It feels safe enough to guess that the rest of Miracle Day is going to follow these lines: a handful of big sequences to get the tension high, while the rest of the episode is spent filling in the edges with character beats and exploration of the show's hook. Here, the edges are taken up by Oswald Danes. The rapist/murderer/presumed jaywalker remains opaque, although Pullman's performance is less mustache-twirling this time around. He goes on a news show, and when the interviewer (who is not much of an actor; some of the secondary actors playing Americans aren't so hot) asks him if he has any regrets about what he's done, Oswald breaks down and sobs "I'm sorry" over and over again. It's almost certainly a ploy on Oswald's part to try and get the world to stop hating him, but he makes a very good job of it, and ploy or not, the question remains: what kind of psychotic child killer has enough of a grasp on public relations, and enough control over his own psychosis, to make this kind of play? It could just be a case of the show wanting an effective villain, but I hope it's something more, because otherwise, there's not much reason for Oswald to be around.

The Oswald segments of "Rendition" work well when Pullman is doing his thing, and not quite so well when the episode cuts to people watching the Oswald interview and feeling sympathy for him. The emotions here don't always land well, and the show's vision of American government (well, the CIA) lacks the semi-authenticity of the British government scenes in Earth. Which makes it troubling, then, that the new series seems so intent in sticking to Earth's format. There's another big threat, and once again, a government agency has dedicated itself to wiping Torchwood off the map, for reasons which remain unclear; once again, Jack is the big target; and once again, there's a friendly, slightly naive young woman working in the government agency who realizes what's going on and wants to help. Hopefully the series will open up more as it gets further in, but for right now, its sticking close to the old script, and that could become more of a problem down the road.


Which isn't to say this is a bad episode. It had my attention throughout, and I suspect some of my criticisms (like all those "APPLAUSE" beats) are just endemic to how this show works. If you want to enjoy Torchwood, you've just got to take those moments, and hope that there's enough darkness to justify the light. We haven't quite gotten there yet, but one of the strongest aspects of this episode is the way the characters continue to explore the ramifications of world-wide immortality. Dr. Juarez gets involved with a panel of doctors discussing potential problems, and a new one that comes up this week is the potential health crisis all those warm bodies lying around in hospital beds not dying could cause. As well, Juarez realizes that the biggest commodity in this post-mortality world is pain-killers; people aren't dying, but they also aren't getting better, and "quality of life" is going to be a major concern when illness just go on getting worse.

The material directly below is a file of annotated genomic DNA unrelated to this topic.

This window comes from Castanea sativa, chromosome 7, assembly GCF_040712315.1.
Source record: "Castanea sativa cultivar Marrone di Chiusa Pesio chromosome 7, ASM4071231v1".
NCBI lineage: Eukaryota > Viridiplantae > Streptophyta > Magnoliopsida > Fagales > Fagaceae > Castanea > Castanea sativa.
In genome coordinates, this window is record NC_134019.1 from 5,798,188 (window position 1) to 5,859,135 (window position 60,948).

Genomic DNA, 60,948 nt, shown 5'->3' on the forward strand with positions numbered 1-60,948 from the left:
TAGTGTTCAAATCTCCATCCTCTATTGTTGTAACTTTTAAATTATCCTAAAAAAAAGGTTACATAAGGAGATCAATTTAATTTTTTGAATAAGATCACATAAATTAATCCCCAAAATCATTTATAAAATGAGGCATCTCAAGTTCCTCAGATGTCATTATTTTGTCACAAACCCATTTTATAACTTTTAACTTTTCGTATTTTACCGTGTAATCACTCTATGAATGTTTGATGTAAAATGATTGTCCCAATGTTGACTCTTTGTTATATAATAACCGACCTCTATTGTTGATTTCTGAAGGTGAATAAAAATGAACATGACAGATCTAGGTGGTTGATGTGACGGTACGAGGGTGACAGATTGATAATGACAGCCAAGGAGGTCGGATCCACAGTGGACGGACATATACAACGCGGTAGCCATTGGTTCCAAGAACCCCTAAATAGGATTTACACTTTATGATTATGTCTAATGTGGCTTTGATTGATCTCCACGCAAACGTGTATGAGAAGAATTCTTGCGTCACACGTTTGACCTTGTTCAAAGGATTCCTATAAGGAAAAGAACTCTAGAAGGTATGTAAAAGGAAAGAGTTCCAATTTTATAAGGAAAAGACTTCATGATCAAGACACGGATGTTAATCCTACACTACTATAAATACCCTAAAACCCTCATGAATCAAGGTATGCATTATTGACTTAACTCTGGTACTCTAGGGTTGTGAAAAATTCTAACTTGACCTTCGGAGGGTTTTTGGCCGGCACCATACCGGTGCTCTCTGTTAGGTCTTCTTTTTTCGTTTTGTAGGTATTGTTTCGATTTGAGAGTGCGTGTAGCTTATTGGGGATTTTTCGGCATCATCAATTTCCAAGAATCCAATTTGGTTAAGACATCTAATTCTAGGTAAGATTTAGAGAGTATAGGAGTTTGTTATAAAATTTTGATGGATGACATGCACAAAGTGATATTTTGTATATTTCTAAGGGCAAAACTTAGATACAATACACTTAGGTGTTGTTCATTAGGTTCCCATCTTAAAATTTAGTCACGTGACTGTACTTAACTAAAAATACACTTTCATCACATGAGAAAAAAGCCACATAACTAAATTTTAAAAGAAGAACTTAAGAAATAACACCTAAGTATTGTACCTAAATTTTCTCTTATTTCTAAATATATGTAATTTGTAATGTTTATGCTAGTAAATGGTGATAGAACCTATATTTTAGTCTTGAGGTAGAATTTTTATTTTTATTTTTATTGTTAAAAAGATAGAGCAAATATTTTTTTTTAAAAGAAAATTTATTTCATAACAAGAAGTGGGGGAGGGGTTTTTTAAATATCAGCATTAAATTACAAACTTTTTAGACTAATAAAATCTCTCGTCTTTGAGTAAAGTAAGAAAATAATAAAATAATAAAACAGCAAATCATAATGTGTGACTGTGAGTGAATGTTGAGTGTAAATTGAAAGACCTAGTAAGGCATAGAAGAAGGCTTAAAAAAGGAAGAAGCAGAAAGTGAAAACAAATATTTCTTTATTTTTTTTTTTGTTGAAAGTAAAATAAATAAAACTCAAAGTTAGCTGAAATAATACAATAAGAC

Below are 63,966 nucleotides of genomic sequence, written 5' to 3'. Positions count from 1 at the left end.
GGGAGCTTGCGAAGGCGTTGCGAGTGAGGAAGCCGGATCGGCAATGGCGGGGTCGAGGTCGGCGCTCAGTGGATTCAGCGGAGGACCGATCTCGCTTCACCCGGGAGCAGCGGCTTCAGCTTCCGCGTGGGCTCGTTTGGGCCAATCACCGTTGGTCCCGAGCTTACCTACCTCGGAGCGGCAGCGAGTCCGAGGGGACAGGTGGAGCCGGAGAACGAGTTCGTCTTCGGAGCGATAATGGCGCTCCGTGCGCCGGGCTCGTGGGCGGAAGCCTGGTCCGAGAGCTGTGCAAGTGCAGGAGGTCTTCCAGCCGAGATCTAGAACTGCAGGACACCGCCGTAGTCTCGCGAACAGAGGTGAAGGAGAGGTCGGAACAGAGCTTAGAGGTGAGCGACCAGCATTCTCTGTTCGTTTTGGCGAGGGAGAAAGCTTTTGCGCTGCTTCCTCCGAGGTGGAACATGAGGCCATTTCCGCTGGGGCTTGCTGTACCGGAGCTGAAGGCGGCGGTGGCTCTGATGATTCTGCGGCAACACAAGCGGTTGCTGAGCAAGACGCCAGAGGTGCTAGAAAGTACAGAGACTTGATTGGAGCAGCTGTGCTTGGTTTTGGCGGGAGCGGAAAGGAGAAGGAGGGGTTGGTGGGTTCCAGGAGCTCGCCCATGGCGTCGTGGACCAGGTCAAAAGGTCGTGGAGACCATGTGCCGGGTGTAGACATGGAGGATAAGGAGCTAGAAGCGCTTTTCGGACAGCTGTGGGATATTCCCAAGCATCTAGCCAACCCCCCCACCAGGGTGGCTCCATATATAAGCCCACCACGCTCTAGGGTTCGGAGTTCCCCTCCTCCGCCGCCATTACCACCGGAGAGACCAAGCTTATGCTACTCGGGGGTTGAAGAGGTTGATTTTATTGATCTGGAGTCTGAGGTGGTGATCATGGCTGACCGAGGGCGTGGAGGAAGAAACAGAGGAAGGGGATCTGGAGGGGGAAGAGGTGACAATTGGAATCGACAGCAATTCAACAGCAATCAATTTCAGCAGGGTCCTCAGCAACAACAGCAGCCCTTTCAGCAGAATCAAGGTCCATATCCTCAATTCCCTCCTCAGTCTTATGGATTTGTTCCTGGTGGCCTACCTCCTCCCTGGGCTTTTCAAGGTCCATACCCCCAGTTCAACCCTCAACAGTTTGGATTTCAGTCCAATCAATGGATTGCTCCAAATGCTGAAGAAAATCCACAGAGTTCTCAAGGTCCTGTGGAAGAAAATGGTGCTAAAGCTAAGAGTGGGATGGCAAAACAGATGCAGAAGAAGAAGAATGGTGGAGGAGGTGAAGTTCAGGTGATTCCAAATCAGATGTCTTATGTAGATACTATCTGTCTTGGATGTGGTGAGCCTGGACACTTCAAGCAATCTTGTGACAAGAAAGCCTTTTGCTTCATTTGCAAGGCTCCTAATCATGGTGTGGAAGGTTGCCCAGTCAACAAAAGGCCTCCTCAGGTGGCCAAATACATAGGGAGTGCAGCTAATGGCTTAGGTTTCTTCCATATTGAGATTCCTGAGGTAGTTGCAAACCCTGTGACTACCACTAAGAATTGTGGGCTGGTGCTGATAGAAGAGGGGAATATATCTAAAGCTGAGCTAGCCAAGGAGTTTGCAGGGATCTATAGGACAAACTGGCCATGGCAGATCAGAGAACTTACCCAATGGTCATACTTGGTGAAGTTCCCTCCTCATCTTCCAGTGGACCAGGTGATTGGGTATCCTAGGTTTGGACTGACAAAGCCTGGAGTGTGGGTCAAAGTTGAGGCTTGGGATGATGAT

We also get two new cast additions this week: Wayne Knight (who has a character name, but will always be Wayne Knight to me), as Esther and Rex's duplicitous boss, and Lauren Ambrose as Jill Kitzinger, an extremely aggressive public relations agent. Both characters have agendas we don't quite understand yet, but of the two, only Jill really interests me. Knight is clearly a part of a machine, and while Jill mentions a "boss" during a conversation with Juarez near the end of the episode, she seems more of a freelancer type. Ambrose's performance is a wee bit over the top, and I could see that being a sticking point for some people. It works for me right now—she can be irritating, but the character is irritating by design, and there's more than enough self-awareness in what she's doing to raise the right sort of questions. Like, why is she so interested in working for Oswald Danes and Dr. Juarez? And what company does she work for, exactly?


Some of the novelty of the concept has worn off in "Rendition," but it's still exciting, and the more we learn about the complications that Miracle Day will cause, the more dire our heroes circumstances seem. By the end of the episode, Jack and Gwen are in the US, with a CIA that wants them dead, and a rogue (and crazy) agent and his assistant as their only friends. Torchwood works best when it plays on the edge, when its moments of joy are balanced by horrifyingly serious peril. So far, the peril isn't quite immediate enough to hold the series together completely, but from the sound of it, things are going to get a lot worse before they get better. And the end of the world is the best thing that could happen to a show like this.

Stray Observations:

  • I didn't mention this in the review, but there is a way you could kill Jack off and not be done with the character forever. Given his propensity to regenerate from the most awful damage imaginable, he could die at any point while Miracle Day is running, and then just get rebooted once Gwen and the others find a way to reverse the effect. Although that cuts down on the tension, so I doubt they'll go that way. On the other hand, it's worth remembering that anyone who gets mortally wounded during Miracle Day is going to die the moment mortality returns to Earth. The CIA agent with a broken neck is a goner (and while the concept is great, I'm not sure how well the execution comes off in the effects). So is Rex. Life-or-death struggles still have consequences. They just don't have immediate consequences, and you can bet Davies will find some way to exploit this down the line.
  • "It's either you or the big gay steward, and my money's on you." "I'm not gay."